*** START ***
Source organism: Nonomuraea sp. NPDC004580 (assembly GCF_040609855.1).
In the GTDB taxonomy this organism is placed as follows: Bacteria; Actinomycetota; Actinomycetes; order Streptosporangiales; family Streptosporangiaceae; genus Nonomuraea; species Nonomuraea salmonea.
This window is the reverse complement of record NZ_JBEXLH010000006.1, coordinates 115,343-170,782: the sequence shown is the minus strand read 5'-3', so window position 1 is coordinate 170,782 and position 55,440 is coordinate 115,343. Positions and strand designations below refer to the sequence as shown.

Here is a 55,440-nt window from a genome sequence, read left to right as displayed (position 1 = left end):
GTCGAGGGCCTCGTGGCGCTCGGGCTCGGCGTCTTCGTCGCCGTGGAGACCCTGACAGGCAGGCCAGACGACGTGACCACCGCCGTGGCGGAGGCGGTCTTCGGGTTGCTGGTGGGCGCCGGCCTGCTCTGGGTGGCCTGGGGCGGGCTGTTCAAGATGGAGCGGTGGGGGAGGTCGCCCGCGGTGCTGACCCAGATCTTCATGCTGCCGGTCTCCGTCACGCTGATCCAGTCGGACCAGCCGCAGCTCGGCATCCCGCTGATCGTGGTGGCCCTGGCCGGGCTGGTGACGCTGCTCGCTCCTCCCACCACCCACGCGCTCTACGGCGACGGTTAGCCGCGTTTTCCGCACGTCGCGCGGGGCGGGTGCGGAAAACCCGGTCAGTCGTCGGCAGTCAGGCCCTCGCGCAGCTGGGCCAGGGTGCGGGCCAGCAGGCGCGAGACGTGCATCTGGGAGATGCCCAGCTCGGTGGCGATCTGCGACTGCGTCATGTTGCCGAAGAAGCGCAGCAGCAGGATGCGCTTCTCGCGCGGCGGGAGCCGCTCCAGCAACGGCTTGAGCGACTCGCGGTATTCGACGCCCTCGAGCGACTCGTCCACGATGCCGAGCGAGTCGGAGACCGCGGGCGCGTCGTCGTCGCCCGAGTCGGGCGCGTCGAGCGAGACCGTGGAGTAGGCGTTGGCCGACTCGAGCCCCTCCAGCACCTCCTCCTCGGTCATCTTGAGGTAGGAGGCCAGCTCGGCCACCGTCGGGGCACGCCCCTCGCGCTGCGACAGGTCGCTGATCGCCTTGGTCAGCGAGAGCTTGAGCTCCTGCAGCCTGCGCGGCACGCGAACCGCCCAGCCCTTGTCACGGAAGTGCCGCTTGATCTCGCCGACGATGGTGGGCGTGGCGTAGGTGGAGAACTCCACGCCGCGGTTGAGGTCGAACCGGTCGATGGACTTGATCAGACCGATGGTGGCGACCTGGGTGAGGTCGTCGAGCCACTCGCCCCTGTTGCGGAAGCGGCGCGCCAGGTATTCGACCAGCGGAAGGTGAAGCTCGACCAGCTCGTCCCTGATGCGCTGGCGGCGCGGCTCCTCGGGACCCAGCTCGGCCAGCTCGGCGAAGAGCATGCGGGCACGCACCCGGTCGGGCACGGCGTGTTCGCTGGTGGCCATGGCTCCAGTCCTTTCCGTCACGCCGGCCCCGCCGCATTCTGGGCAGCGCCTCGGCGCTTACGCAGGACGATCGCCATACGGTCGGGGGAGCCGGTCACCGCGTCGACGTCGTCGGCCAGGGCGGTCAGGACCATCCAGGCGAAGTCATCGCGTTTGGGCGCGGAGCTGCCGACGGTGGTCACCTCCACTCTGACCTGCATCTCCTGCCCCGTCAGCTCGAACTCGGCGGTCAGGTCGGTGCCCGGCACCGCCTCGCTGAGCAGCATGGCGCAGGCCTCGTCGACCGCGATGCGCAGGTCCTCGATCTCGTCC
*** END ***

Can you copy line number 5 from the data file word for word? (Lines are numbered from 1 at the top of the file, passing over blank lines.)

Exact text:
GTCGAGGGCCTCGTGGCGCTCGGGCTCGGCGTCTTCGTCGCCGTGGAGACCCTGACAGGCAGGCCAGACGACGTGACCACCGCCGTGGCGGAGGCGGTCTTCGGGTTGCTGGTGGGCGCCGGCCTGCTCTGGGTGGCCTGGGGCGGGCTGTTCAAGATGGAGCGGTGGGGGAGGTCGCCCGCGGTGCTGACCCAGATCTTCATGCTGCCGGTCTCCGTCACGCTGATCCAGTCGGACCAGCCGCAGCTCGGCATCCCGCTGATCGTGGTGGCCCTGGCCGGGCTGGTGACGCTGCTCGCTCCTCCCACCACCCACGCGCTCTACGGCGACGGTTAGCCGCGTTTTCCGCACGTCGCGCGGGGCGGGTGCGGAAAACCCGGTCAGTCGTCGGCAGTCAGGCCCTCGCGCAGCTGGGCCAGGGTGCGGGCCAGCAGGCGCGAGACGTGCATCTGGGAGATGCCCAGCTCGGTGGCGATCTGCGACTGCGTCATGTTGCCGAAGAAGCGCAGCAGCAGGATGCGCTTCTCGCGCGGCGGGAGCCGCTCCAGCAACGGCTTGAGCGACTCGCGGTATTCGACGCCCTCGAGCGACTCGTCCACGATGCCGAGCGAGTCGGAGACCGCGGGCGCGTCGTCGTCGCCCGAGTCGGGCGCGTCGAGCGAGACCGTGGAGTAGGCGTTGGCCGACTCGAGCCCCTCCAGCACCTCCTCCTCGGTCATCTTGAGGTAGGAGGCCAGCTCGGCCACCGTCGGGGCACGCCCCTCGCGCTGCGACAGGTCGCTGATCGCCTTGGTCAGCGAGAGCTTGAGCTCCTGCAGCCTGCGCGGCACGCGAACCGCCCAGCCCTTGTCACGGAAGTGCCGCTTGATCTCGCCGACGATGGTGGGCGTGGCGTAGGTGGAGAACTCCACGCCGCGGTTGAGGTCGAACCGGTCGATGGACTTGATCAGACCGATGGTGGCGACCTGGGTGAGGTCGTCGAGCCACTCGCCCCTGTTGCGGAAGCGGCGCGCCAGGTATTCGACCAGCGGAAGGTGAAGCTCGACCAGCTCGTCCCTGATGCGCTGGCGGCGCGGCTCCTCGGGACCCAGCTCGGCCAGCTCGGCGAAGAGCATGCGGGCACGCACCCGGTCGGGCACGGCGTGTTCGCTGGTGGCCATGGCTCCAGTCCTTTCCGTCACGCCGGCCCCGCCGCATTCTGGGCAGCGCCTCGGCGCTTACGCAGGACGATCGCCATACGGTCGGGGGAGCCGGTCACCGCGTCGACGTCGTCGGCCAGGGCGGTCAGGACCATCCAGGCGAAGTCATCGCGTTTGGGCGCGGAGCTGCCGACGGTGGTCACCTCCACTCTGACCTGCATCTCCTGCCCCGTCAGCTCGAACTCGGCGGTCAGGTCGGTGCCCGGCACCGCCTCGCTGAGCAGCATGGCGCAGGCCTCGTCGACCGCGATGCGCAGGTCCTCGATCTCGTCC